Seasonal environment at birth may influence diabetes incidence in later life. We sought evidence for this effect in a large sample of diabetic youth residing in the U.S.
We compared the distribution of birth months within the SEARCH for Diabetes in Youth Study (SEARCH study) with the monthly distributions in U.S. births tabulated by race for years 1982–2005. SEARCH study participants (9,737 youth with type 1 diabetes and 1,749 with type 2 diabetes) were identified by six collaborating U.S. centers.
Among type 1 diabetic youth, the percentage of observed to expected births differed across the months (P = 0.0092; decreased in October–February and increased in March–July). Their smoothed birth-month estimates demonstrated a deficit in November–February births and an excess in April–July births (smoothed May versus January relative risk [RR] = 1.06 [95% CI 1.02–1.11]). Stratifications by sex or by three racial groups showed similar patterns relating type 1 diabetes to month of birth. Stratification by geographic regions showed a peak-to-nadir RR of 1.10 [1.04–1.16] in study regions from the northern latitudes (Colorado, western Washington State, and southern Ohio) but no birth-month effect (P > 0.9) in study regions from more southern locations. Among type 2 diabetic youth, associations with birth month were inconclusive.
Spring births were associated with increased likelihood of type 1 diabetes but possibly not in all U.S. regions. Causal mechanisms may involve factors dependent on geographic latitude such as solar irradiance, but it is unknown whether they influence prenatal or early postnatal development.
Diabetes has been found by some investigators to be least common among youth who were born in the fall and/or most common among youth born in the spring. Similar reports have come from several regions of Europe (1,,–4), from New Zealand (where spring occurs in September–November) (5), and from Israeli Jews (6). This pattern was not demonstrated, however, by some studies elsewhere in Europe (3), in East Asia (7,8), or in Cuba (9). The sole previous publication from the U.S. that tested the birth month and diabetes relationship was restricted to 604 African American diabetic youth who lived in Chicago (10). This report showed that the standardized birth ratio for all participants was reduced for births in October but that this finding was statistically significant only for youth diagnosed with diabetes at 15–17 years of age (versus younger ages) or for youth classified as probably having type 2 diabetes.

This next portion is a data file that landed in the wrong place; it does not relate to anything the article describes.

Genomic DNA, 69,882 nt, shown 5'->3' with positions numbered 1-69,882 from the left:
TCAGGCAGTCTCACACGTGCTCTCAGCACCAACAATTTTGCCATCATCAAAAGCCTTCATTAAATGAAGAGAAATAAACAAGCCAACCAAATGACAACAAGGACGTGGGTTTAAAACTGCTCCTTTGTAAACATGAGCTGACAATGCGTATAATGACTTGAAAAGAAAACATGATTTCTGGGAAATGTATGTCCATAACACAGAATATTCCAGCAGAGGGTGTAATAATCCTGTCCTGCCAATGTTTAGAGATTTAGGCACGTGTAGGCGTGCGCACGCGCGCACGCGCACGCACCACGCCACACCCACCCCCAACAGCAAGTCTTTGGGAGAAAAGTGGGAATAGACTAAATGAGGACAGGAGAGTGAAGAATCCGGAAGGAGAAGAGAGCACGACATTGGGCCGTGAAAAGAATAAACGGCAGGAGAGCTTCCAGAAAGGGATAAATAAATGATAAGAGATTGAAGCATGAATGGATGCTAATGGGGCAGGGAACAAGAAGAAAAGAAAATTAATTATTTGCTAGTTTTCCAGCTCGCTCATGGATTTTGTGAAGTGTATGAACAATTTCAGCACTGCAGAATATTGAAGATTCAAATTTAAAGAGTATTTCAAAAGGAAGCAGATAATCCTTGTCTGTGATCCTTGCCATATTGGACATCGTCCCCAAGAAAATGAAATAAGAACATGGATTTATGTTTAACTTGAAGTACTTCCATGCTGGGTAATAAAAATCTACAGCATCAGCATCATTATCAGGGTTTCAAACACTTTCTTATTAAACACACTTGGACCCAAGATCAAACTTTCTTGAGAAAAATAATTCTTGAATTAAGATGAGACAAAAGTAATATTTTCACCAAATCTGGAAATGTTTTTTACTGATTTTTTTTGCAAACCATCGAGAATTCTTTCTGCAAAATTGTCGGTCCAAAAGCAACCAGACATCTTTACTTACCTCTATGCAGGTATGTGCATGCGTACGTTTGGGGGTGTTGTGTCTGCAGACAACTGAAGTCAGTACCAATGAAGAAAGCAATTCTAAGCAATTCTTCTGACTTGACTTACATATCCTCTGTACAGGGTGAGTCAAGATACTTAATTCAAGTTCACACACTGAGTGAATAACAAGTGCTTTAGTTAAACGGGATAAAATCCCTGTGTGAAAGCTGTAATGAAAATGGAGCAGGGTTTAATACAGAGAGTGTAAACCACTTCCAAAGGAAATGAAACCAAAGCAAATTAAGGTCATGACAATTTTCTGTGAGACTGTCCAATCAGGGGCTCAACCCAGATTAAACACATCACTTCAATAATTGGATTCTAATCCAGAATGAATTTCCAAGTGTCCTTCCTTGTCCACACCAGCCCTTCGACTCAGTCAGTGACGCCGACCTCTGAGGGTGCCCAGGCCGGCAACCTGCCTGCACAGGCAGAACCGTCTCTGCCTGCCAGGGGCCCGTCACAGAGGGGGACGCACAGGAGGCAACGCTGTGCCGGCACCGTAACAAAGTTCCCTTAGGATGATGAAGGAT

Motivated by our interest in the developmental origins of diabetes, we have examined the distribution of birth months in a population-based U.S. sample of youth with diabetes. The calendar date of birth may serve as a useful marker for environmental exposures during the prenatal and early postnatal periods. The date of birth is known precisely for nearly every individual in modern societies, its normative distributions are empirically available wherever births have been widely registered, and it can be categorized in conventional calendar units such as season, month, or week. Knowing the date of birth can also provide a reasonable estimate of the date of conception or of any other developmental “time window.” Thus, critical developmental periods can be associated ecologically with variations in environmental phenomena such as solar exposure, climate, microbial burden, culture, or maternal nutrition. These associations, however, may not be the same in all geographic regions.
RESEARCH DESIGN AND METHODS
The SEARCH for Diabetes in Youth Study (SEARCH study) is a six-center collaboration with the primary goal of ascertaining all cases of physician-diagnosed diabetes, excluding gestational diabetes mellitus, that were recognized at age <20 years in defined U.S. populations. SEARCH study methods were detailed previously (11,12). Diabetic youth were identified in geographically defined populations in eight counties encompassing Cincinnati, Ohio, and five encompassing Seattle, Washington; in South Carolina and Colorado; in managed health care plans in southern California and Hawaii; and in four American Indian populations. These populations represented ∼6% of the U.S. population <20 years old.